prominent part in practice. During the past five years she has been secretary of the Wayne County Medical Society, and she is frequently called in consultation by leading physicians of the county. She was a partner during the first three years of her practice at Lyons with Dr. C. C. HALL. Dr. Turner is a member of the Presbyterian Church, and an active worker in all movements for the uplifting of society. While at college and at school she distinguished herself as a fine student and her career as a physician has been marked by severe study and laborious practice.
THAYER, Aldrich, was born in Macedon, May 16, 1800, the fifth of ten children of William and Chloe (PRESTON) Thayer, natives of Massachusetts, who came to New York in 1800, and settled in Palmyra (now Macedon), being pioneers of Wayne county. The grandfather, William, also of Massachusetts, came to Macedon and spent his last days with his son, William. He died at about eighty years of age. William Thayer, jr., came to Ontario about 1820, and bought land on the Lake road. He died in 1822, and his wife in 1838. Aldrich was reared on a farm, and has always been engaged in farming.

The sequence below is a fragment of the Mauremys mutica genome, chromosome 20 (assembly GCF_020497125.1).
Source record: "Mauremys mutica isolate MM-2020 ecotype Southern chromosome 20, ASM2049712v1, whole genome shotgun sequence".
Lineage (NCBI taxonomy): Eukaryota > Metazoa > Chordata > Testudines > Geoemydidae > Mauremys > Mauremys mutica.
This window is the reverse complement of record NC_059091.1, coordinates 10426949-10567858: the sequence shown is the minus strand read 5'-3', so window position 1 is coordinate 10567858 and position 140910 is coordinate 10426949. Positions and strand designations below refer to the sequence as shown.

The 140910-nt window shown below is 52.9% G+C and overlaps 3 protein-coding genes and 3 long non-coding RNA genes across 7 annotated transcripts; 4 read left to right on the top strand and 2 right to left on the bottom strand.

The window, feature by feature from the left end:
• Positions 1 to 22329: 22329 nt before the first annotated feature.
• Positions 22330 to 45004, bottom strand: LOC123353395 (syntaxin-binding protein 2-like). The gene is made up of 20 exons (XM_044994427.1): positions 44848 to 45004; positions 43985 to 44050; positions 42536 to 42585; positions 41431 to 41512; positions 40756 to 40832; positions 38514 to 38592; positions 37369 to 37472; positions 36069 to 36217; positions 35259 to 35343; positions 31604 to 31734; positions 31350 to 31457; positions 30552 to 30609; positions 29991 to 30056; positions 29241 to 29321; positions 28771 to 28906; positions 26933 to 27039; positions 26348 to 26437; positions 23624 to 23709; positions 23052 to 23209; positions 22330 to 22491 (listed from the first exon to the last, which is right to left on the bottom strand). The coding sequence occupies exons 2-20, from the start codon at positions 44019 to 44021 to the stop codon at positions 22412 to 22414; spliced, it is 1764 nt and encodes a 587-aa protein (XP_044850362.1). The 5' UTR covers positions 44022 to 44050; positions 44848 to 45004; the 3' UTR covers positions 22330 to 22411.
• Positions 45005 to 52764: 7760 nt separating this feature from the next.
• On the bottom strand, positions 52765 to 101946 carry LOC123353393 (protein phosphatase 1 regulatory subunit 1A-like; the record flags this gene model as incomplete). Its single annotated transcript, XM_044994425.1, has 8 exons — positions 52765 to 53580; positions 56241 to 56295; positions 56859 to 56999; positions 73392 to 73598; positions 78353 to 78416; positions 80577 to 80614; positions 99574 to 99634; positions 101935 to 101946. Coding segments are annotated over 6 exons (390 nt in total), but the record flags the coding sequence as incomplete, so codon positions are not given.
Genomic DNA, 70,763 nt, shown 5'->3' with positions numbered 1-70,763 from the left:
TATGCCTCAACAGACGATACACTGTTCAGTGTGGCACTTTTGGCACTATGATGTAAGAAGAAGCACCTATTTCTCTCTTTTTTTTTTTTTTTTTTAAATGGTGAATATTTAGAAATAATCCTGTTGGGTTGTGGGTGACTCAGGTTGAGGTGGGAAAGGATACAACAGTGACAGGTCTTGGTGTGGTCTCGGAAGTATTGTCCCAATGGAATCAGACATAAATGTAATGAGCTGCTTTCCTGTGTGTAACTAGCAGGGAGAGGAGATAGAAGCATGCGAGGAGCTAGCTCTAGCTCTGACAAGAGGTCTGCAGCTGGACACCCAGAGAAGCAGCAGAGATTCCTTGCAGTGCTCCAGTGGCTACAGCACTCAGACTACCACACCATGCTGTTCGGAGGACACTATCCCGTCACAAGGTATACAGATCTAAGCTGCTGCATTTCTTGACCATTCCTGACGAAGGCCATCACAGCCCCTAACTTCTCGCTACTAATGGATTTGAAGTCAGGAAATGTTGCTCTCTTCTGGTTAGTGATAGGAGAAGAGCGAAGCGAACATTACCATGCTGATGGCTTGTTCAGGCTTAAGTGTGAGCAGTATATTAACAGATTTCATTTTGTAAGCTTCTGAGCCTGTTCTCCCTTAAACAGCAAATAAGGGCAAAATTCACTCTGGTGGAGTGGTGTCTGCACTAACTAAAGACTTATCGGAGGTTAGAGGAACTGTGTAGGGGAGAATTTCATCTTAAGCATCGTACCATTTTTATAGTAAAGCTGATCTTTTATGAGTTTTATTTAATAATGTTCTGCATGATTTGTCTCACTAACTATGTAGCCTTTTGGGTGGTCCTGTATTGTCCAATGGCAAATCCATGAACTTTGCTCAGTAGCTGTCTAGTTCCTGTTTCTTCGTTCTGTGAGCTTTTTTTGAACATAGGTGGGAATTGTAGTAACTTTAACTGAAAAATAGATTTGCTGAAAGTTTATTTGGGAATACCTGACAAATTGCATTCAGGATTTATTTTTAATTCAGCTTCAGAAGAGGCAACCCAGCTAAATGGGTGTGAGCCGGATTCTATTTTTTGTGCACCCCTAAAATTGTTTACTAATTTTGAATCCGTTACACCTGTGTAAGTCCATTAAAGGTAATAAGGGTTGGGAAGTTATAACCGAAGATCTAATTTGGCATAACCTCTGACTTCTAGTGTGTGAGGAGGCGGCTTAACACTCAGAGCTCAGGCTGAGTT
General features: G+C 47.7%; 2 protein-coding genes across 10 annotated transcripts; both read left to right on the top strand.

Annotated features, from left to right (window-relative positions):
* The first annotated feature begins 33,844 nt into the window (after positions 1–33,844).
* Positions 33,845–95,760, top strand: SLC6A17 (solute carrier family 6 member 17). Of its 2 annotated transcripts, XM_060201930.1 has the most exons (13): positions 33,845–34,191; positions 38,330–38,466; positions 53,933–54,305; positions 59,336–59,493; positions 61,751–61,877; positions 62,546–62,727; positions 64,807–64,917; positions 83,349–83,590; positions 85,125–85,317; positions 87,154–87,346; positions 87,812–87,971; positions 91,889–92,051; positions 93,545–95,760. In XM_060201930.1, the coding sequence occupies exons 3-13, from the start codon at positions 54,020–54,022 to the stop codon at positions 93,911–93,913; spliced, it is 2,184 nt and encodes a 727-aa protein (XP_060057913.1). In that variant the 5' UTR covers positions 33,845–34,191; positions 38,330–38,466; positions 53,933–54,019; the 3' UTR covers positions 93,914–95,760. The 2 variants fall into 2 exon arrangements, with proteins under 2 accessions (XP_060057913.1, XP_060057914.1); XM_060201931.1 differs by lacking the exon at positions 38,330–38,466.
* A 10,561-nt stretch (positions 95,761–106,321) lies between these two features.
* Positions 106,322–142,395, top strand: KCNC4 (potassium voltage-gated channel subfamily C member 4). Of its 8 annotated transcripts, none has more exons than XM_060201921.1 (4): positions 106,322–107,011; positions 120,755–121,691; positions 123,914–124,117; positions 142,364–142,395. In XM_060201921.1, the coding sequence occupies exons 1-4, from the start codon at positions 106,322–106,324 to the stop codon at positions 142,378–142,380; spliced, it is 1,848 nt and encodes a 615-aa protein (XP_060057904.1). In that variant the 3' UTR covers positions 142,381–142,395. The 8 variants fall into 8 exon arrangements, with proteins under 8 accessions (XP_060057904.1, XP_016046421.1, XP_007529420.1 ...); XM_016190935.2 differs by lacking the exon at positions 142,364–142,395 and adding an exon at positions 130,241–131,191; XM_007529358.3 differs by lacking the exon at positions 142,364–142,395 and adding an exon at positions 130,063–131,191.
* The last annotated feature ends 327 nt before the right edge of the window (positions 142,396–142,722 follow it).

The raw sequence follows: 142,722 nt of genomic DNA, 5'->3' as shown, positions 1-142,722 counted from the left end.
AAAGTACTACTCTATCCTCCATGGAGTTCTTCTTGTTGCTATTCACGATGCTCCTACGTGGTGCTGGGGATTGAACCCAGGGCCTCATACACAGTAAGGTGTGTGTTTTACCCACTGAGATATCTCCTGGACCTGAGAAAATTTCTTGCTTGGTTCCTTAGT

He now has about seventy-six acres, and has given his sons about 140 acres. His son, William, now carried on the business on both farms. Mr. Thayer has been twice married, first to Hulda OLCOTT, by whom he had eight children, two sons, one living, and two daughters living. She died in 1837, and he married second, Mary Ann, daughter of Josiah and Electa (ROGERS) McKEE, by whom he has had five children, three sons, two living, and two daughters, now living. In politics Mr. Thayer is a Republican, and Mrs. Thayer is a member of the Methodist church.
TAYLOR, Emogene, daughter of the late Arthur BOWEN, of Fulton, was born there in 1845, and came to Red Creek with her parents when five years of age. January 1, 1860, she married Bennet Taylor, who entered the Union army in 1864, and lost his life at Newbern, N.C., at the age of thirty. He left two daughters: Minnie, now Mrs. Robert WORDEN; and Libbie, the wife of Fred OWEN. In 1874 Mrs. Taylor built the commodious hotel, known
as the Taylor House, conducting it in person, and with much satisfaction to her patrons.